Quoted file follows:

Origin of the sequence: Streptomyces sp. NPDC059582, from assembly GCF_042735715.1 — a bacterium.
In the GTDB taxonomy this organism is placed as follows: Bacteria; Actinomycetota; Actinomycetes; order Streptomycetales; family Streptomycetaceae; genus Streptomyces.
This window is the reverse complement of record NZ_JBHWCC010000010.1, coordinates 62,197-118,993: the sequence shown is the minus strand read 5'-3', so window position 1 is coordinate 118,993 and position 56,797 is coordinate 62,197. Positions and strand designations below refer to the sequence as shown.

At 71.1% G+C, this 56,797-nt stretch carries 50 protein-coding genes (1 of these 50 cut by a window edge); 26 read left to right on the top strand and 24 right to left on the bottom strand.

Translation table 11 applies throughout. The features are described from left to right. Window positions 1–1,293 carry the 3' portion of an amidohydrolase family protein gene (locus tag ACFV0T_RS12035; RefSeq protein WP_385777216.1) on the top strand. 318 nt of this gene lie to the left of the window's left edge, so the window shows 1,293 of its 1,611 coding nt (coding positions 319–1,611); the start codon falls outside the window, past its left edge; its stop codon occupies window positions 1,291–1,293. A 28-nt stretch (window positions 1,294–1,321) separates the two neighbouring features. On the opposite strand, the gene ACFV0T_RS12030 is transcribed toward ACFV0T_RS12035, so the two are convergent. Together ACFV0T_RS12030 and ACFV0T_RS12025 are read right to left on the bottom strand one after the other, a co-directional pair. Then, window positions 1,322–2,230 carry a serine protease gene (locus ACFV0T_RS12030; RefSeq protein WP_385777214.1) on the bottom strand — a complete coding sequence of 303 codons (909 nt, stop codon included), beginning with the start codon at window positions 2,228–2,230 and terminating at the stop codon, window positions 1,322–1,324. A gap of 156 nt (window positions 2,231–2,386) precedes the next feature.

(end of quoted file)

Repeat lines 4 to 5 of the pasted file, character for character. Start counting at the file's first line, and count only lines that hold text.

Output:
At 71.1% G+C, this 56,797-nt stretch carries 50 protein-coding genes (1 of these 50 cut by a window edge); 26 read left to right on the top strand and 24 right to left on the bottom strand.

Translation table 11 applies throughout. The features are described from left to right. Window positions 1–1,293 carry the 3' portion of an amidohydrolase family protein gene (locus tag ACFV0T_RS12035; RefSeq protein WP_385777216.1) on the top strand. 318 nt of this gene lie to the left of the window's left edge, so the window shows 1,293 of its 1,611 coding nt (coding positions 319–1,611); the start codon falls outside the window, past its left edge; its stop codon occupies window positions 1,291–1,293. A 28-nt stretch (window positions 1,294–1,321) separates the two neighbouring features. On the opposite strand, the gene ACFV0T_RS12030 is transcribed toward ACFV0T_RS12035, so the two are convergent. Together ACFV0T_RS12030 and ACFV0T_RS12025 are read right to left on the bottom strand one after the other, a co-directional pair. Then, window positions 1,322–2,230 carry a serine protease gene (locus ACFV0T_RS12030; RefSeq protein WP_385777214.1) on the bottom strand — a complete coding sequence of 303 codons (909 nt, stop codon included), beginning with the start codon at window positions 2,228–2,230 and terminating at the stop codon, window positions 1,322–1,324. A gap of 156 nt (window positions 2,231–2,386) precedes the next feature.